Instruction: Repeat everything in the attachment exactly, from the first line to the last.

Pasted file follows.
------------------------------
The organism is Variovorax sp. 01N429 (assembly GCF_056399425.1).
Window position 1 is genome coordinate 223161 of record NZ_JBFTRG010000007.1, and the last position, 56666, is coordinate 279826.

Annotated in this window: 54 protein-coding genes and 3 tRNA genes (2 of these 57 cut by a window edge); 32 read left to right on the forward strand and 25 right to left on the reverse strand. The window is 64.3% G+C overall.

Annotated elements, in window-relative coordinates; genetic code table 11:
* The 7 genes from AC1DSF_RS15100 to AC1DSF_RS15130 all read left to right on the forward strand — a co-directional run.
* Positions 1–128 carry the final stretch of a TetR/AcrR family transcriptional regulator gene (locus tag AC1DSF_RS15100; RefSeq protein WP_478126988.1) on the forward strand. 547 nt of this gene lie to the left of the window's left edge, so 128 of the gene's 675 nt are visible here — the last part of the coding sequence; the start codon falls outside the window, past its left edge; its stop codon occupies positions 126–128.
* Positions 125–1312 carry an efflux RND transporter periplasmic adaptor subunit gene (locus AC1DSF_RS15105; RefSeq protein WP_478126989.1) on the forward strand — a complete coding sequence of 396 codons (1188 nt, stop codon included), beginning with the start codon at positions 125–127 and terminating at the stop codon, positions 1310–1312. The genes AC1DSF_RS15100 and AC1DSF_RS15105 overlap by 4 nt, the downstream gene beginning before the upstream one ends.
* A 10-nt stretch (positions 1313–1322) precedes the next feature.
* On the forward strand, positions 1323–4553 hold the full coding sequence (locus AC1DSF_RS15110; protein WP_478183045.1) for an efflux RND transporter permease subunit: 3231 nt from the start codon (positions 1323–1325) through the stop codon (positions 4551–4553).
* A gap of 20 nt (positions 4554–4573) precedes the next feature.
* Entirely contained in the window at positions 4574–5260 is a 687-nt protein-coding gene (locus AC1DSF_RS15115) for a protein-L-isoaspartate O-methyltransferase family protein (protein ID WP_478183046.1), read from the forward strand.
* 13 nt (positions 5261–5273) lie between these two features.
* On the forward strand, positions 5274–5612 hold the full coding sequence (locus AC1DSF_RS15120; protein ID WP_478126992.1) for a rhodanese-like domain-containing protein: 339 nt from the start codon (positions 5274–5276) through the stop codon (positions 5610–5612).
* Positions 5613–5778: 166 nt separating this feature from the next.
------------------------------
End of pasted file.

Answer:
The organism is Variovorax sp. 01N429 (assembly GCF_056399425.1).
Window position 1 is genome coordinate 223161 of record NZ_JBFTRG010000007.1, and the last position, 56666, is coordinate 279826.

Annotated in this window: 54 protein-coding genes and 3 tRNA genes (2 of these 57 cut by a window edge); 32 read left to right on the forward strand and 25 right to left on the reverse strand. The window is 64.3% G+C overall.

Annotated elements, in window-relative coordinates; genetic code table 11:
* The 7 genes from AC1DSF_RS15100 to AC1DSF_RS15130 all read left to right on the forward strand — a co-directional run.
* Positions 1–128 carry the final stretch of a TetR/AcrR family transcriptional regulator gene (locus tag AC1DSF_RS15100; RefSeq protein WP_478126988.1) on the forward strand. 547 nt of this gene lie to the left of the window's left edge, so 128 of the gene's 675 nt are visible here — the last part of the coding sequence; the start codon falls outside the window, past its left edge; its stop codon occupies positions 126–128.
* Positions 125–1312 carry an efflux RND transporter periplasmic adaptor subunit gene (locus AC1DSF_RS15105; RefSeq protein WP_478126989.1) on the forward strand — a complete coding sequence of 396 codons (1188 nt, stop codon included), beginning with the start codon at positions 125–127 and terminating at the stop codon, positions 1310–1312. The genes AC1DSF_RS15100 and AC1DSF_RS15105 overlap by 4 nt, the downstream gene beginning before the upstream one ends.
* A 10-nt stretch (positions 1313–1322) precedes the next feature.
* On the forward strand, positions 1323–4553 hold the full coding sequence (locus AC1DSF_RS15110; protein WP_478183045.1) for an efflux RND transporter permease subunit: 3231 nt from the start codon (positions 1323–1325) through the stop codon (positions 4551–4553).
* A gap of 20 nt (positions 4554–4573) precedes the next feature.
* Entirely contained in the window at positions 4574–5260 is a 687-nt protein-coding gene (locus AC1DSF_RS15115) for a protein-L-isoaspartate O-methyltransferase family protein (protein ID WP_478183046.1), read from the forward strand.
* 13 nt (positions 5261–5273) lie between these two features.
* On the forward strand, positions 5274–5612 hold the full coding sequence (locus AC1DSF_RS15120; protein ID WP_478126992.1) for a rhodanese-like domain-containing protein: 339 nt from the start codon (positions 5274–5276) through the stop codon (positions 5610–5612).
* Positions 5613–5778: 166 nt separating this feature from the next.